£117 million to help Scottish economy recover
Leading Scottish businesses and researchers have received more than £117 million to tackle challenges that will help the UK build back better after Covid.
The funding from the UK Government is administered by UK Research and Innovation (UKRI).
From net-zero to future technologies and health and well-being, its Industrial Strategy Challenge Fund (ISCF) has helped 155 projects in Scotland to-date with 124 Scottish businesses awarded funding.
But more money is still available to address key challenges across clean growth, our ageing society, future of mobility, artificial intelligence and the data economy.
Among the Scottish projects to be awarded funding is the Medicines Manufacturing Innovation Centre, which will be located less than two miles from Glasgow Airport. UKRI awarded £13 million to help fund the centre which will ensure the UK is a leader in small molecule pharmaceutical and fine chemical manufacturing.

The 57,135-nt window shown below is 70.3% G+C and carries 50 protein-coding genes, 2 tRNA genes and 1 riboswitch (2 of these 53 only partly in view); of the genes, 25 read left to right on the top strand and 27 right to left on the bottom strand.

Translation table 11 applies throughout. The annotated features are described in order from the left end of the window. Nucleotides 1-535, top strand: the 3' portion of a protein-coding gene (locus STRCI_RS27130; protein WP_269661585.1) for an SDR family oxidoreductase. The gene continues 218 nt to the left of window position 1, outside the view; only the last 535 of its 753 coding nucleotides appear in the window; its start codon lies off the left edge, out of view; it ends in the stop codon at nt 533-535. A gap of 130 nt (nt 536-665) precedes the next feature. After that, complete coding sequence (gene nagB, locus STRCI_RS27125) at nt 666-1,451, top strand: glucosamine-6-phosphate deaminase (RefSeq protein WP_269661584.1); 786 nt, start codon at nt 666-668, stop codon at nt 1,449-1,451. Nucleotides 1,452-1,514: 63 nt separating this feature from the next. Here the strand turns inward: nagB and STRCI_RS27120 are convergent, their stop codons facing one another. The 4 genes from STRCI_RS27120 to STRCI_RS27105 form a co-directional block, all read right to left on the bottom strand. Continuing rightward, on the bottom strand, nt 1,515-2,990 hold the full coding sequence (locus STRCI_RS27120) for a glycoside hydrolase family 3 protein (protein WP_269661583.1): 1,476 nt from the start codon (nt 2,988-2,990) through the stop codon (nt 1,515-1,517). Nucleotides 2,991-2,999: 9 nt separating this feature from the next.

Another project has received £1.5 million to assist in medical delivery in the urban and rural areas uniquely found in Scotland.
Organisations, universities and non-profit research and technology firms hope to demonstrate the viability of a drone-enabled distribution network for medical items such as organs, blood products, high-value medicines and medical consumables across Scotland.
Almost £2 million has been invested to create the UK’s first remote low-carbon aviation test centre at Kirkwall Airport in the Orkney Islands. The project will trial a host of exciting aviation technologies including low-carbon aircrafts that utilise electric, hydrogen or synthetic fuel.
Mike Biddle, ISCF programme director, said: “We’re already starting to see these innovative ideas be brought to life and we look forward to seeing the results over the coming months and years.
“We encourage the top minds in industry and academia across Scotland to come together and apply for funding to help bring research to life.”
It is anticipated that ISCF funding will result in over 6000 jobs created over the next five years.